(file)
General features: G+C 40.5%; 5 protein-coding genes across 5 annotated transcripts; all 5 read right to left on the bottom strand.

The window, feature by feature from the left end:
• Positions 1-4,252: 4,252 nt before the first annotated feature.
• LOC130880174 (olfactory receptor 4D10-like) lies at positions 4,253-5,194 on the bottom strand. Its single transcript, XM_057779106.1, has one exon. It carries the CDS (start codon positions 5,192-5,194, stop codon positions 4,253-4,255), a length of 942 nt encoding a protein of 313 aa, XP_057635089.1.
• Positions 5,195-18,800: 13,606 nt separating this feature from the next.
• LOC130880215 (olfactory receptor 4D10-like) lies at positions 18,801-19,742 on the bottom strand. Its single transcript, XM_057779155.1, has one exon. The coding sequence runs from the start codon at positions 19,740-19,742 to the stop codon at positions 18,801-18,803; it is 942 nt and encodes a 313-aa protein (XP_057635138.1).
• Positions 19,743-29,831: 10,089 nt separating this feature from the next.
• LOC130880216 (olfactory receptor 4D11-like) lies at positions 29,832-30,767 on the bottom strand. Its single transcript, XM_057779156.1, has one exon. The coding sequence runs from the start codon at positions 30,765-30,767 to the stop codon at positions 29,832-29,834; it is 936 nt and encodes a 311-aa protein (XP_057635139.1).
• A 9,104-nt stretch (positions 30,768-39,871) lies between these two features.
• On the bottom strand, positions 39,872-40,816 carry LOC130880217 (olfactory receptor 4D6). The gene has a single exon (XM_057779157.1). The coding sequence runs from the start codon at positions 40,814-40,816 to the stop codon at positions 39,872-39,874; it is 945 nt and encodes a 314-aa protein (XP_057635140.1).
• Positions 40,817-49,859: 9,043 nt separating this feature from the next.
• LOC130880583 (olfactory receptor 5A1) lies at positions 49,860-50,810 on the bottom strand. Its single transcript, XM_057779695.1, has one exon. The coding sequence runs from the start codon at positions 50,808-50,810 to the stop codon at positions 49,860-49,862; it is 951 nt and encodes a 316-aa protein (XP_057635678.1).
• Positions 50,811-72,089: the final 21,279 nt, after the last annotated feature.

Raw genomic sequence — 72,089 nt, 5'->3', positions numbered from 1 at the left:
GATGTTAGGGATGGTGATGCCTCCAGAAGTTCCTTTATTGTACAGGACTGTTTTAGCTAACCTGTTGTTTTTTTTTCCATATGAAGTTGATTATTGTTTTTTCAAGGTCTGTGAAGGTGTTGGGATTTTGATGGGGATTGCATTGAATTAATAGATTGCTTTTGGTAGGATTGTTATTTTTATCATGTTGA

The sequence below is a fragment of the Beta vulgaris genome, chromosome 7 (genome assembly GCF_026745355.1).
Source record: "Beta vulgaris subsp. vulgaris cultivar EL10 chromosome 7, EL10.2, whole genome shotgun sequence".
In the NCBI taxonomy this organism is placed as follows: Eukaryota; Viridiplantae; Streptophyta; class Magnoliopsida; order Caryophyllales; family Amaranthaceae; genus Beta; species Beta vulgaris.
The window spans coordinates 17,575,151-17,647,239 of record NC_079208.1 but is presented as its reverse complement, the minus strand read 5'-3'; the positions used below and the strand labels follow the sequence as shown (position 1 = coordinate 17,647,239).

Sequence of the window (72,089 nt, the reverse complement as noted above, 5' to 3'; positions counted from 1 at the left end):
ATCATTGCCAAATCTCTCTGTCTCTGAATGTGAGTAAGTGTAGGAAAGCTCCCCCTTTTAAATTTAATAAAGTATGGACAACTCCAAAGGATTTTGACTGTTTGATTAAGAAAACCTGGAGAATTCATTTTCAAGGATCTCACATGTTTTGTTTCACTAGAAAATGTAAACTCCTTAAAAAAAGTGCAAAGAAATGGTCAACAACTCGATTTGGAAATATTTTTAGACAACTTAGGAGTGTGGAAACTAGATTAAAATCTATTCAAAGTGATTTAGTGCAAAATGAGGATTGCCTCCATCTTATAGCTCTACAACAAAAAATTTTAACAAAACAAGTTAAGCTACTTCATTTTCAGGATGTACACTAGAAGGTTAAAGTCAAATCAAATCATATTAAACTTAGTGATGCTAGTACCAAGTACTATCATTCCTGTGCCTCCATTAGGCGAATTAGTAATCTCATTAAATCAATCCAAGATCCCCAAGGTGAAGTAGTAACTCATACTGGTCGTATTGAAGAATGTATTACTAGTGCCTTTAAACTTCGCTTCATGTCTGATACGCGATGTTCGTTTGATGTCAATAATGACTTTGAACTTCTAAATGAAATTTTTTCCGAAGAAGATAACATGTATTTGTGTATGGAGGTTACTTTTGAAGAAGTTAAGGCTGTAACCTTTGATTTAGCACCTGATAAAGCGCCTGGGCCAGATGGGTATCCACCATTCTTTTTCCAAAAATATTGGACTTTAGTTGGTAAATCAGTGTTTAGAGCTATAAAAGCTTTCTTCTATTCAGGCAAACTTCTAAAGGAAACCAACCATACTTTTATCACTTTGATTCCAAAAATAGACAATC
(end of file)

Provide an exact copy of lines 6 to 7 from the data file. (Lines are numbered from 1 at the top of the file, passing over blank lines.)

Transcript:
• LOC130880215 (olfactory receptor 4D10-like) lies at positions 18,801-19,742 on the bottom strand. Its single transcript, XM_057779155.1, has one exon. The coding sequence runs from the start codon at positions 19,740-19,742 to the stop codon at positions 18,801-18,803; it is 942 nt and encodes a 313-aa protein (XP_057635138.1).
• Positions 19,743-29,831: 10,089 nt separating this feature from the next.